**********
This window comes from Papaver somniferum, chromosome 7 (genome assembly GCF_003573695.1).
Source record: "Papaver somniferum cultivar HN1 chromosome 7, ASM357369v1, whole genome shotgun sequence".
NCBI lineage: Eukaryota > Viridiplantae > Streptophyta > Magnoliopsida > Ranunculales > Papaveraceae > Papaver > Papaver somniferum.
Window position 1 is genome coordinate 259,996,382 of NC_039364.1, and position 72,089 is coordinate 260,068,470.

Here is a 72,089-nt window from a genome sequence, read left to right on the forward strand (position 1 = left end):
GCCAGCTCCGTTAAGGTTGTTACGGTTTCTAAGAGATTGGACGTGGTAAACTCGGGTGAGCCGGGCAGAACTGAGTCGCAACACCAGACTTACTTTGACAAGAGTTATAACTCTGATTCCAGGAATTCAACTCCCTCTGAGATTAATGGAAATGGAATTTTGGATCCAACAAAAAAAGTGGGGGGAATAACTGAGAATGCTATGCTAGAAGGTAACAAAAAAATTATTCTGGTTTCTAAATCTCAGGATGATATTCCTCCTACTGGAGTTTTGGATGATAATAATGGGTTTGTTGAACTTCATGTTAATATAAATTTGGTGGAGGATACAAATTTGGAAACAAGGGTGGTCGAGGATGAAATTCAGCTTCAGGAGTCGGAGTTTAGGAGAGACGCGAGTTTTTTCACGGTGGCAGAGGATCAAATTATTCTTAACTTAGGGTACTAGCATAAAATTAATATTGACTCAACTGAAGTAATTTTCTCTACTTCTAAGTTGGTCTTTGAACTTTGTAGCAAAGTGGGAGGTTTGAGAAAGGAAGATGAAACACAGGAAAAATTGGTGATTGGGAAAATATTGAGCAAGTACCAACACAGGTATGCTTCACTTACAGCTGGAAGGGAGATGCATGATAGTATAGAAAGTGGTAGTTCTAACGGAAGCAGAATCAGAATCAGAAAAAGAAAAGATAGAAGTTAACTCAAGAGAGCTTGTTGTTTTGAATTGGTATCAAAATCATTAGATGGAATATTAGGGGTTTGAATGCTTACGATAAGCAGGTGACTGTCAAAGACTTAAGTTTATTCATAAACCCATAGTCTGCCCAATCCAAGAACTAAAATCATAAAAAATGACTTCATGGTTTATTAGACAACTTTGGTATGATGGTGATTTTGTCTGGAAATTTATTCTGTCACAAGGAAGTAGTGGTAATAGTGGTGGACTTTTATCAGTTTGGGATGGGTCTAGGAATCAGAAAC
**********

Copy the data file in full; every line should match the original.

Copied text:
This window comes from Papaver somniferum, chromosome 7 (genome assembly GCF_003573695.1).
Source record: "Papaver somniferum cultivar HN1 chromosome 7, ASM357369v1, whole genome shotgun sequence".
NCBI lineage: Eukaryota > Viridiplantae > Streptophyta > Magnoliopsida > Ranunculales > Papaveraceae > Papaver > Papaver somniferum.
Window position 1 is genome coordinate 259,996,382 of NC_039364.1, and position 72,089 is coordinate 260,068,470.

Here is a 72,089-nt window from a genome sequence, read left to right on the forward strand (position 1 = left end):
GCCAGCTCCGTTAAGGTTGTTACGGTTTCTAAGAGATTGGACGTGGTAAACTCGGGTGAGCCGGGCAGAACTGAGTCGCAACACCAGACTTACTTTGACAAGAGTTATAACTCTGATTCCAGGAATTCAACTCCCTCTGAGATTAATGGAAATGGAATTTTGGATCCAACAAAAAAAGTGGGGGGAATAACTGAGAATGCTATGCTAGAAGGTAACAAAAAAATTATTCTGGTTTCTAAATCTCAGGATGATATTCCTCCTACTGGAGTTTTGGATGATAATAATGGGTTTGTTGAACTTCATGTTAATATAAATTTGGTGGAGGATACAAATTTGGAAACAAGGGTGGTCGAGGATGAAATTCAGCTTCAGGAGTCGGAGTTTAGGAGAGACGCGAGTTTTTTCACGGTGGCAGAGGATCAAATTATTCTTAACTTAGGGTACTAGCATAAAATTAATATTGACTCAACTGAAGTAATTTTCTCTACTTCTAAGTTGGTCTTTGAACTTTGTAGCAAAGTGGGAGGTTTGAGAAAGGAAGATGAAACACAGGAAAAATTGGTGATTGGGAAAATATTGAGCAAGTACCAACACAGGTATGCTTCACTTACAGCTGGAAGGGAGATGCATGATAGTATAGAAAGTGGTAGTTCTAACGGAAGCAGAATCAGAATCAGAAAAAGAAAAGATAGAAGTTAACTCAAGAGAGCTTGTTGTTTTGAATTGGTATCAAAATCATTAGATGGAATATTAGGGGTTTGAATGCTTACGATAAGCAGGTGACTGTCAAAGACTTAAGTTTATTCATAAACCCATAGTCTGCCCAATCCAAGAACTAAAATCATAAAAAATGACTTCATGGTTTATTAGACAACTTTGGTATGATGGTGATTTTGTCTGGAAATTTATTCTGTCACAAGGAAGTAGTGGTAATAGTGGTGGACTTTTATCAGTTTGGGATGGGTCTAGGAATCAGAAAC